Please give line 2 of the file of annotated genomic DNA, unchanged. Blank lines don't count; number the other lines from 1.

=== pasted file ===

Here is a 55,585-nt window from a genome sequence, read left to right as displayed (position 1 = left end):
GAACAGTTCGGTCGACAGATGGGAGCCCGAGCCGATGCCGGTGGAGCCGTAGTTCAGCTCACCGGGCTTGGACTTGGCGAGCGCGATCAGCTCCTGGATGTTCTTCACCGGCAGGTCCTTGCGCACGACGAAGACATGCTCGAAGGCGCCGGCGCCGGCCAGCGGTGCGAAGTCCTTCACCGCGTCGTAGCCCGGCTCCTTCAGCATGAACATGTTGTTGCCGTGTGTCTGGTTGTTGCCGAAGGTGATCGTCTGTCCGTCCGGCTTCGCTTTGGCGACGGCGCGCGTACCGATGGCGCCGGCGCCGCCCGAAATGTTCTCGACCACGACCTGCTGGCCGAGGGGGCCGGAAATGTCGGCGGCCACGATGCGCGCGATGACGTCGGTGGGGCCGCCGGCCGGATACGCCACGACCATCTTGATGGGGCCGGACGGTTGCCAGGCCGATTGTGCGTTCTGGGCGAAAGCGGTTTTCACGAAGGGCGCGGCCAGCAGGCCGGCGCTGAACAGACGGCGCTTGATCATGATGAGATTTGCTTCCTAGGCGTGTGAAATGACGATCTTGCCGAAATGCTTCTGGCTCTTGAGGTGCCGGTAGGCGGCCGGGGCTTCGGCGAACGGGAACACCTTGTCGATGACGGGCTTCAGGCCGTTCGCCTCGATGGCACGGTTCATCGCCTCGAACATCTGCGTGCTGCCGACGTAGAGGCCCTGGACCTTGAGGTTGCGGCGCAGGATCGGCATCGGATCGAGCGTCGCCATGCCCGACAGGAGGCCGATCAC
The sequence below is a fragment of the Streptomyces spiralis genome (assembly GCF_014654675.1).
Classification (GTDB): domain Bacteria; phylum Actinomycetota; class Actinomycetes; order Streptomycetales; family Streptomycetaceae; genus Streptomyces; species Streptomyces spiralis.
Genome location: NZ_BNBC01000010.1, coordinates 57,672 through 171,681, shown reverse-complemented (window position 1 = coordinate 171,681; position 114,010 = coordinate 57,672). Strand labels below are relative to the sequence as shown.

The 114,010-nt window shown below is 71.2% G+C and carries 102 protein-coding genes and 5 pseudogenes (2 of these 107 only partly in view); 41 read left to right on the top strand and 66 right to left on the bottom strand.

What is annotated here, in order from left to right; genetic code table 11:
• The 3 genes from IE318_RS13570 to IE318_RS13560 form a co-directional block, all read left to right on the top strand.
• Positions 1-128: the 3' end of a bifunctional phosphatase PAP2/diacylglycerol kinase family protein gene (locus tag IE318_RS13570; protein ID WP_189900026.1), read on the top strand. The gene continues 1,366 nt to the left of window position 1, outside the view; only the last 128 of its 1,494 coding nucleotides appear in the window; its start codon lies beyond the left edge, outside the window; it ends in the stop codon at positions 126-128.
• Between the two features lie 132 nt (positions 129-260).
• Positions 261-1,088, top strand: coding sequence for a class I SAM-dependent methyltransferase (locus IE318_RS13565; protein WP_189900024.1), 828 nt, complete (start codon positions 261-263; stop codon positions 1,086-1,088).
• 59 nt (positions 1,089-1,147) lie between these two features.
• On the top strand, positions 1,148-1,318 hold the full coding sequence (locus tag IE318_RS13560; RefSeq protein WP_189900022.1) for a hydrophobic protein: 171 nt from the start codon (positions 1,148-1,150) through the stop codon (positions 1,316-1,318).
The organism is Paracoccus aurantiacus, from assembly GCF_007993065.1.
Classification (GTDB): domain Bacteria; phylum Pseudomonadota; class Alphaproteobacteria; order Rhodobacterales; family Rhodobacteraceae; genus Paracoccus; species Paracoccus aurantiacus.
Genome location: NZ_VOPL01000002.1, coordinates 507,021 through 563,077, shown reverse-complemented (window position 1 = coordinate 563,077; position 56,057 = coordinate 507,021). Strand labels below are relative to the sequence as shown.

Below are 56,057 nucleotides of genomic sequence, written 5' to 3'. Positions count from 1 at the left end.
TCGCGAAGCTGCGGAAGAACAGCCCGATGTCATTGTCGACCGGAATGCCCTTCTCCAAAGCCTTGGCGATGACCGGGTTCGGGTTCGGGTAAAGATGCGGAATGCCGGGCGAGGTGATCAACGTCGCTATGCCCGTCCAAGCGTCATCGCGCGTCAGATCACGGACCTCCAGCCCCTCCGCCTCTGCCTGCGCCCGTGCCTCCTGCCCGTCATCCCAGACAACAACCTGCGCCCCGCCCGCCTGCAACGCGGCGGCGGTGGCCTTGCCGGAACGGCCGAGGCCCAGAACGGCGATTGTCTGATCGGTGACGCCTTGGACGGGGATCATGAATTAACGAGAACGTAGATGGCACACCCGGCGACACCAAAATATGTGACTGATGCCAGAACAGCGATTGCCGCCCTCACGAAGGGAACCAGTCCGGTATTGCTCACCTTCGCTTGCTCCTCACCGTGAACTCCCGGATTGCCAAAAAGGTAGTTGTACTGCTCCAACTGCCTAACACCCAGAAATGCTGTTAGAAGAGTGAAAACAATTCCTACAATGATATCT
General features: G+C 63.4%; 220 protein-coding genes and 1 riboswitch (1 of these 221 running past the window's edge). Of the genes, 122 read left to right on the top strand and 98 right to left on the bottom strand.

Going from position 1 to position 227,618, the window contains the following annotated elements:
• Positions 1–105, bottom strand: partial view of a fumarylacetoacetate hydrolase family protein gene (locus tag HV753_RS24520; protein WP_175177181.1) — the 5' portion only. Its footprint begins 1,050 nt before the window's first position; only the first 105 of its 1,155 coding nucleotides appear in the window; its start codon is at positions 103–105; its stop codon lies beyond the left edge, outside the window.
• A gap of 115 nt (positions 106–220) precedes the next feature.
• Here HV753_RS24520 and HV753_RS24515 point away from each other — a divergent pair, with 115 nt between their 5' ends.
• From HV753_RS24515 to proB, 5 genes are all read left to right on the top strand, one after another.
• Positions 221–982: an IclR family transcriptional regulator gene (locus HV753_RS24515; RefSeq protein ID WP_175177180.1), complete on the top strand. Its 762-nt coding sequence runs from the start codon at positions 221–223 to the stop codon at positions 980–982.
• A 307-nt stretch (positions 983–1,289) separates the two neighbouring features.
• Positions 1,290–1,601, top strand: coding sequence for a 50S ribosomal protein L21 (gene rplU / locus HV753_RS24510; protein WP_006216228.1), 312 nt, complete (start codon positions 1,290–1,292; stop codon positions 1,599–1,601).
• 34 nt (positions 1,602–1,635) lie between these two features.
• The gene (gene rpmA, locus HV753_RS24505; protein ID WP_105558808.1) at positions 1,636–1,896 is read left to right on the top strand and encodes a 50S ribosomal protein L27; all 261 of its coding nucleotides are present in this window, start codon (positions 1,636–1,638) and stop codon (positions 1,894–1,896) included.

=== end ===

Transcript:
GAACAGTTCGGTCGACAGATGGGAGCCCGAGCCGATGCCGGTGGAGCCGTAGTTCAGCTCACCGGGCTTGGACTTGGCGAGCGCGATCAGCTCCTGGATGTTCTTCACCGGCAGGTCCTTGCGCACGACGAAGACATGCTCGAAGGCGCCGGCGCCGGCCAGCGGTGCGAAGTCCTTCACCGCGTCGTAGCCCGGCTCCTTCAGCATGAACATGTTGTTGCCGTGTGTCTGGTTGTTGCCGAAGGTGATCGTCTGTCCGTCCGGCTTCGCTTTGGCGACGGCGCGCGTACCGATGGCGCCGGCGCCGCCCGAAATGTTCTCGACCACGACCTGCTGGCCGAGGGGGCCGGAAATGTCGGCGGCCACGATGCGCGCGATGACGTCGGTGGGGCCGCCGGCCGGATACGCCACGACCATCTTGATGGGGCCGGACGGTTGCCAGGCCGATTGTGCGTTCTGGGCGAAAGCGGTTTTCACGAAGGGCGCGGCCAGCAGGCCGGCGCTGAACAGACGGCGCTTGATCATGATGAGATTTGCTTCCTAGGCGTGTGAAATGACGATCTTGCCGAAATGCTTCTGGCTCTTGAGGTGCCGGTAGGCGGCCGGGGCTTCGGCGAACGGGAACACCTTGTCGATGACGGGCTTCAGGCCGTTCGCCTCGATGGCACGGTTCATCGCCTCGAACATCTGCGTGCTGCCGACGTAGAGGCCCTGGACCTTGAGGTTGCGGCGCAGGATCGGCATCGGATCGAGCGTCGCCATGCCCGACAGGAGGCCGATCAC